### Theorem 2.5

Let $$f : [a,T]\times\mathbb{R} \to \mathbb{R}$$ be a continuous function such that the following conditions hold:
$${(H_{1})}$$

$$|f(t,u)-f(t,v)| \le\ell|u-v|$$, $$\forall t \in [a,T]$$, $$\ell>0$$, $$u, v\in\mathbb{R}$$.

$${(H_{2})}$$

There exists a function $$\mu\in C([a, T], {\mathbb {R}}^{+})$$ with $$\|\mu\|= \sup_{t\in[a, T]}|\mu(t)|$$ such that $$|f(t,u)|\le\mu(t)$$, $$\forall(t,u) \in[a, T] \times \mathbb{R}$$.

Then there exists at least one solution for problem (1.1) on $$[a, T]$$ if
\begin{aligned}[b]&\ell \Biggl\{ \biggl\vert \frac{A_{1}(T-a)-A_{2}}{\kappa} \biggr\vert \Biggl[ \vert \beta _{3} \vert \frac{(\xi-a)^{2}}{2}+ \vert \beta_{2} \vert (T-a)+\sum _{j=1}^{m} \rho_{j}(\nu _{j}-a) \Biggr] \\ &\quad{} +\frac{1}{ \vert A_{1} \vert } \Biggl[ \vert \alpha_{3} \vert \frac{(\xi-a)^{3}}{3!}+ \vert \alpha _{2} \vert \frac{(T-a)^{2}}{2} +\sum _{j=1}^{m} \gamma_{j} \frac{(\nu_{j}-a)^{2}}{2} \Biggr] \Biggr\} < 1. \end{aligned}
(2.12)

### Proof

Consider a closed ball $$B_{r}=\{u \in{\mathcal{P}}: \|u\|\le r \}$$ with $$r \ge Q \|\mu\|$$, where Q is given by (2.11). Introduce the operators $$\mathcal{G}_{1}$$ and $$\mathcal{G}_{2}$$ on $$B_{r}$$ as follows:
\begin{gathered} (\mathcal{G}_{1} u) (t)= \int_{a}^{t} (t-s)f \bigl(s,u(s) \bigr)\,ds, \\ \begin{aligned}[b] (\mathcal{G}_{2} u) (t)={}& \frac{1}{2\kappa} \int _{a}^{\xi}\bigl[B \alpha_{3}( \xi-s)+2\beta_{3} \eta(t) \bigr](\xi-s)f\bigl(s, u(s)\bigr)\,ds \\ & -\frac{1}{\kappa} \int_{a}^{T} \bigl[B \alpha_{2}(T-s)+ \beta_{2} \eta (t) \bigr]f\bigl(s, u(s)\bigr)\,ds \\ & +\frac{1}{\kappa}\sum_{j=1}^{m} \int_{a}^{\nu_{j}} \bigl[B (\nu_{j}-s) \gamma_{j}+\rho_{j} \eta(t) \bigr]f\bigl(s, u(s)\bigr)\,ds. \end{aligned} \end{gathered}
Notice that $$\mathcal{G} =\mathcal{G}_{1} +\mathcal{G}_{2}$$. For $$u, v \in B_{r}$$, we have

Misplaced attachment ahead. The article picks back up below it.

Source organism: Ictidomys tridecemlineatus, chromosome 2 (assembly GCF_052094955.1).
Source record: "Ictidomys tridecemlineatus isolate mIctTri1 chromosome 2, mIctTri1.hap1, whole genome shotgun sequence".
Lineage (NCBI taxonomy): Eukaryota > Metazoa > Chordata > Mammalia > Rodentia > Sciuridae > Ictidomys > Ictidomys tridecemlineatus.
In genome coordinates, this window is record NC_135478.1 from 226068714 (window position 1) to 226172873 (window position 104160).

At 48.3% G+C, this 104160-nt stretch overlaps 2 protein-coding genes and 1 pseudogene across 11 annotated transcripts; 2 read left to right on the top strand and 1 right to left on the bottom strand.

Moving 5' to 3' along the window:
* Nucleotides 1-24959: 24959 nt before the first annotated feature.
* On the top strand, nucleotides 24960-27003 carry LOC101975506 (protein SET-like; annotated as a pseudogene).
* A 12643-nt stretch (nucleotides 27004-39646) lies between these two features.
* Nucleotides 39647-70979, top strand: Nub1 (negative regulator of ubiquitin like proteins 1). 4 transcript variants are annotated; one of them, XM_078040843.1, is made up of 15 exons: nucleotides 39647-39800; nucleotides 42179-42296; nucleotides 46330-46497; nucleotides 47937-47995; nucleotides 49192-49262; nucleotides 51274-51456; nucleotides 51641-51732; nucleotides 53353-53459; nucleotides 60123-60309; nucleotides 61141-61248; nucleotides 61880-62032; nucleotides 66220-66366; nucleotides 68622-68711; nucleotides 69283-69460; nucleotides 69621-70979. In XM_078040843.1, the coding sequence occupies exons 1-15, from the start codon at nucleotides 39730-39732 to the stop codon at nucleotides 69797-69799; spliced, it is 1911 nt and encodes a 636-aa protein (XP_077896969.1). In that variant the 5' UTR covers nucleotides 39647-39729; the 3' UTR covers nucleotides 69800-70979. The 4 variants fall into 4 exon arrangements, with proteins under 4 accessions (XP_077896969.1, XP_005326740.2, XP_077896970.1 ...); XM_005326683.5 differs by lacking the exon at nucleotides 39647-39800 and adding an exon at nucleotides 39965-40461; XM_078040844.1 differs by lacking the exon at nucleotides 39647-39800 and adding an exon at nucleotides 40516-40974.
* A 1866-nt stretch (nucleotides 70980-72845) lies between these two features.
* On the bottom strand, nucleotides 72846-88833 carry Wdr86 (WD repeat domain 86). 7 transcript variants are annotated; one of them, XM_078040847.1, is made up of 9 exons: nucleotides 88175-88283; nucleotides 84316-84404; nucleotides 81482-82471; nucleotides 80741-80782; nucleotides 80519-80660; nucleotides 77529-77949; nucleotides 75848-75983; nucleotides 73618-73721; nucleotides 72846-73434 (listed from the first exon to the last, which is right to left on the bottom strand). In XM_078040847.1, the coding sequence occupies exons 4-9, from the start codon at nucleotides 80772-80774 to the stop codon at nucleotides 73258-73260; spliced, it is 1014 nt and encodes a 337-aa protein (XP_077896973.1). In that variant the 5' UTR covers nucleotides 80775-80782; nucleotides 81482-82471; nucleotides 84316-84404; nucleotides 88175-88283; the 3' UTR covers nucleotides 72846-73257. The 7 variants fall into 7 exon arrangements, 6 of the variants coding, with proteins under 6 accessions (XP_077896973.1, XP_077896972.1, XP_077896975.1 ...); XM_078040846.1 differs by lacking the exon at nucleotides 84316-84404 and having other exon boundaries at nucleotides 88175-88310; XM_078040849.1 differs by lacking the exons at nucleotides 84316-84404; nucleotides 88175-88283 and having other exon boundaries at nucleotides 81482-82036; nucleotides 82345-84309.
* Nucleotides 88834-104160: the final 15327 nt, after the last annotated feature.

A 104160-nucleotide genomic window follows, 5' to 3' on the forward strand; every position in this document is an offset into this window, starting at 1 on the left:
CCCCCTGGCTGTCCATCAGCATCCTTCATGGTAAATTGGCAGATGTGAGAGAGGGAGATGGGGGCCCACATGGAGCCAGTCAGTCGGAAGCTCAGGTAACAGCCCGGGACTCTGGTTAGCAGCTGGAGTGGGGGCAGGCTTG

\begin{aligned} \Vert \mathcal{G}_{1}u+\mathcal{G}_{2}v \Vert ={}&\sup _{t\in[a,T]} \Biggl\{ \Biggl\vert \int_{a}^{t}(t-s)f \bigl(s, u(s) \bigr)\,ds \\ & +\frac{1}{2\kappa} \int_{a}^{\xi}\bigl[B \alpha_{3}(\xi-s)+2 \beta_{3} \eta(t) \bigr](\xi-s)f \bigl(s, v(s) \bigr)\,ds \\ & -\frac{1}{\kappa} \int_{a}^{T} \bigl[B \alpha_{2}(T-s)+ \beta_{2} \eta (t) \bigr]f \bigl(s, v(s) \bigr)\,ds \\ & +\frac{1}{\kappa}\sum_{j=1}^{m} \int_{a}^{\nu_{j}} \bigl[B (\nu_{j}-s) \gamma_{j}+\rho_{j} \eta(t) \bigr]f \bigl(s, v(s) \bigr)\,ds \Biggr\vert \Biggr\} \\ \le{}& \Vert \mu \Vert \sup_{t\in[a,T]} \Biggl\{ \frac{(t-a)^{2}}{2}+ \biggl\vert \frac{A_{1}(t-a)-A_{2}}{\kappa} \biggr\vert \Biggl[ \vert \beta_{3} \vert \frac{(\xi-a)^{2}}{2} \\ &+ \vert \beta_{2} \vert (T-a)+\sum _{j=1}^{m} \rho_{j}(\nu_{j}-a) \Biggr]+\frac {1}{ \vert A_{1} \vert } \Biggl[ \vert \alpha_{3} \vert \frac{(\xi-a)^{3}}{3!}+ \vert \alpha_{2} \vert \frac {(T-a)^{2}}{2} \\ &+\sum_{j=1}^{m} \gamma_{j}\frac{(\nu_{j}-a)^{2}}{2} \Biggr] \Biggr\} \\ \le{}& \Vert \mu \Vert Q \le r.\end{aligned}
Thus, $$\mathcal{G}_{1} u+ \mathcal{G}_{2} v \in B_{r}$$, which verifies assumption (i) in Lemma 2.4. Using assumption $$(H_{1})$$, we obtain
\begin{aligned} \Vert \mathcal{G}_{2} u-\mathcal{G}_{2} v \Vert ={}& \sup _{t\in[a,T]} \Biggl\vert \frac{1}{2\kappa} \int_{a}^{\xi}\bigl[B \alpha_{3}(\xi-s)+2 \beta_{3} \eta(t) \bigr](\xi-s) \bigl(f \bigl(s, u(s) \bigr)-f \bigl(s, v(s) \bigr) \bigr) \,ds \\ & -\frac{1}{\kappa} \int_{a}^{T} \bigl[B \alpha_{2}(T-s)+ \beta_{2} \eta (t) \bigr] \bigl(f \bigl(s, u(s) \bigr)-f \bigl(s, v(s) \bigr) \bigr)\,ds \\ & +\frac{1}{\kappa}\sum_{j=1}^{m} \int_{a}^{\nu_{j}} \bigl[B (\nu_{j}-s) \gamma_{j}+\rho_{j} \eta(t) \bigr] \bigl(f \bigl(s, u(s) \bigr)-f \bigl(s, v(s) \bigr) \bigr)\,ds \Biggr\vert \\ \le{}&\ell \Biggl\{ \biggl\vert \frac{A_{1}(T-a)- A_{2}}{\kappa} \biggr\vert \Biggl[ \vert \beta _{3} \vert \frac{(\xi-a)^{2}}{2}+ \vert \beta_{2} \vert (T-a)+\sum_{j=1}^{m} \rho_{j}(\nu _{j}-a) \Biggr] \\ & +\frac{1}{ \vert A_{1} \vert } \Biggl[ \vert \alpha_{3} \vert \frac{(\xi -a)^{3}}{3!}+ \vert \alpha_{2} \vert \frac{(T-a)^{2}}{2}+\sum _{j=1}^{m} \gamma _{j} \frac{(\nu_{j}-a)^{2}}{2} \Biggr] \Biggr\} \| u-v\|, \end{aligned}
which, in view of condition (2.12), shows that $$\mathcal{G}_{2}$$ is a contraction.
Next, we show that $$\mathcal{G}_{1}$$ is compact and continuous. Notice that the continuity of f implies that the operator $$\mathcal{G}_{1}$$ is continuous. Also, $$\mathcal{G}_{1}$$ is uniformly bounded on $$B_{r}$$ as
$$\Vert \mathcal{G}_{1} u \Vert \le \Vert \mu \Vert \frac{(T-a)^{2}}{2}.$$